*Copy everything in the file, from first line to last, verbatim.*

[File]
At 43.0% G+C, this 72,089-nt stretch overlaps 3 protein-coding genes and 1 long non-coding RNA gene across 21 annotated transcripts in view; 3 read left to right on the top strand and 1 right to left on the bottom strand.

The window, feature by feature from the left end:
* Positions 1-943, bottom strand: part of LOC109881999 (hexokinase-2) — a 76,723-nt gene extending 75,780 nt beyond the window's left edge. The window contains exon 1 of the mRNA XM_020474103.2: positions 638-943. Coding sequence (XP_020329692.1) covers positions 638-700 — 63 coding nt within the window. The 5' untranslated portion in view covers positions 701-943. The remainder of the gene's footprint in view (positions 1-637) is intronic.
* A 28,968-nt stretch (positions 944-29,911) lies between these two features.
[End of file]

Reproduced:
At 43.0% G+C, this 72,089-nt stretch overlaps 3 protein-coding genes and 1 long non-coding RNA gene across 21 annotated transcripts in view; 3 read left to right on the top strand and 1 right to left on the bottom strand.

The window, feature by feature from the left end:
* Positions 1-943, bottom strand: part of LOC109881999 (hexokinase-2) — a 76,723-nt gene extending 75,780 nt beyond the window's left edge. The window contains exon 1 of the mRNA XM_020474103.2: positions 638-943. Coding sequence (XP_020329692.1) covers positions 638-700 — 63 coding nt within the window. The 5' untranslated portion in view covers positions 701-943. The remainder of the gene's footprint in view (positions 1-637) is intronic.
* A 28,968-nt stretch (positions 944-29,911) lies between these two features.